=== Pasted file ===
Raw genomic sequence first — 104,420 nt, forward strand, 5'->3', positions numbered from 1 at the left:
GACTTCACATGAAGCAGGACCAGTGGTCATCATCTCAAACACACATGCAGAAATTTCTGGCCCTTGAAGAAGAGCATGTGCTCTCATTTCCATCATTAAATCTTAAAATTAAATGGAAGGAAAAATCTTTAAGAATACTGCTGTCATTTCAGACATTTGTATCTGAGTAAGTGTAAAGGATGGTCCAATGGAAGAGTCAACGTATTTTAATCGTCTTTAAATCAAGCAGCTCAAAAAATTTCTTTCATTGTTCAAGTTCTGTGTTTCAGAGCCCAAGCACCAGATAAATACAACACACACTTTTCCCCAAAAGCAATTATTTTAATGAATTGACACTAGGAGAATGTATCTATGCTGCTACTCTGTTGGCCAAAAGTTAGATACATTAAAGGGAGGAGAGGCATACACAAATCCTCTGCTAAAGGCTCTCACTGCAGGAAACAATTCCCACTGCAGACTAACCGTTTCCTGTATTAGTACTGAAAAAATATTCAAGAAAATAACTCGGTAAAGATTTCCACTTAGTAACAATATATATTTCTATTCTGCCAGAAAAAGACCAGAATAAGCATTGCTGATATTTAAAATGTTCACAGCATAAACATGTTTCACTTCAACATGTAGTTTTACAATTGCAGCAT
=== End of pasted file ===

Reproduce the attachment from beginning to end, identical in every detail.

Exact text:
Raw genomic sequence first — 104,420 nt, forward strand, 5'->3', positions numbered from 1 at the left:
GACTTCACATGAAGCAGGACCAGTGGTCATCATCTCAAACACACATGCAGAAATTTCTGGCCCTTGAAGAAGAGCATGTGCTCTCATTTCCATCATTAAATCTTAAAATTAAATGGAAGGAAAAATCTTTAAGAATACTGCTGTCATTTCAGACATTTGTATCTGAGTAAGTGTAAAGGATGGTCCAATGGAAGAGTCAACGTATTTTAATCGTCTTTAAATCAAGCAGCTCAAAAAATTTCTTTCATTGTTCAAGTTCTGTGTTTCAGAGCCCAAGCACCAGATAAATACAACACACACTTTTCCCCAAAAGCAATTATTTTAATGAATTGACACTAGGAGAATGTATCTATGCTGCTACTCTGTTGGCCAAAAGTTAGATACATTAAAGGGAGGAGAGGCATACACAAATCCTCTGCTAAAGGCTCTCACTGCAGGAAACAATTCCCACTGCAGACTAACCGTTTCCTGTATTAGTACTGAAAAAATATTCAAGAAAATAACTCGGTAAAGATTTCCACTTAGTAACAATATATATTTCTATTCTGCCAGAAAAAGACCAGAATAAGCATTGCTGATATTTAAAATGTTCACAGCATAAACATGTTTCACTTCAACATGTAGTTTTACAATTGCAGCAT